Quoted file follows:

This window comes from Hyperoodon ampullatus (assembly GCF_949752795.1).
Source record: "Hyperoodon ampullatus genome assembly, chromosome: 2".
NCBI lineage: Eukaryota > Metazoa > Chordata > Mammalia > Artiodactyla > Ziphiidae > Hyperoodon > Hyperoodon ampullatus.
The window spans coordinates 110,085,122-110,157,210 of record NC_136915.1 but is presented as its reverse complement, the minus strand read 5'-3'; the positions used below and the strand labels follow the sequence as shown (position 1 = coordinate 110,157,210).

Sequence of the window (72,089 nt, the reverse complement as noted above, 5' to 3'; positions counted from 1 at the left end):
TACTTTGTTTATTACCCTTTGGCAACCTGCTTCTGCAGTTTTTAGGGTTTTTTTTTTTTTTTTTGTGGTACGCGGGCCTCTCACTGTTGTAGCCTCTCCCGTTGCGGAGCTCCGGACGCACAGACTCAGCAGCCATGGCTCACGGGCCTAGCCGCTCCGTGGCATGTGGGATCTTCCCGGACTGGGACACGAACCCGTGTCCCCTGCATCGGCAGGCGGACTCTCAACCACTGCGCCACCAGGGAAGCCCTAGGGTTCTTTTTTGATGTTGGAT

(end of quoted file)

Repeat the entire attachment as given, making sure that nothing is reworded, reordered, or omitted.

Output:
This window comes from Hyperoodon ampullatus (assembly GCF_949752795.1).
Source record: "Hyperoodon ampullatus genome assembly, chromosome: 2".
NCBI lineage: Eukaryota > Metazoa > Chordata > Mammalia > Artiodactyla > Ziphiidae > Hyperoodon > Hyperoodon ampullatus.
The window spans coordinates 110,085,122-110,157,210 of record NC_136915.1 but is presented as its reverse complement, the minus strand read 5'-3'; the positions used below and the strand labels follow the sequence as shown (position 1 = coordinate 110,157,210).

Sequence of the window (72,089 nt, the reverse complement as noted above, 5' to 3'; positions counted from 1 at the left end):
TACTTTGTTTATTACCCTTTGGCAACCTGCTTCTGCAGTTTTTAGGGTTTTTTTTTTTTTTTTTGTGGTACGCGGGCCTCTCACTGTTGTAGCCTCTCCCGTTGCGGAGCTCCGGACGCACAGACTCAGCAGCCATGGCTCACGGGCCTAGCCGCTCCGTGGCATGTGGGATCTTCCCGGACTGGGACACGAACCCGTGTCCCCTGCATCGGCAGGCGGACTCTCAACCACTGCGCCACCAGGGAAGCCCTAGGGTTCTTTTTTGATGTTGGAT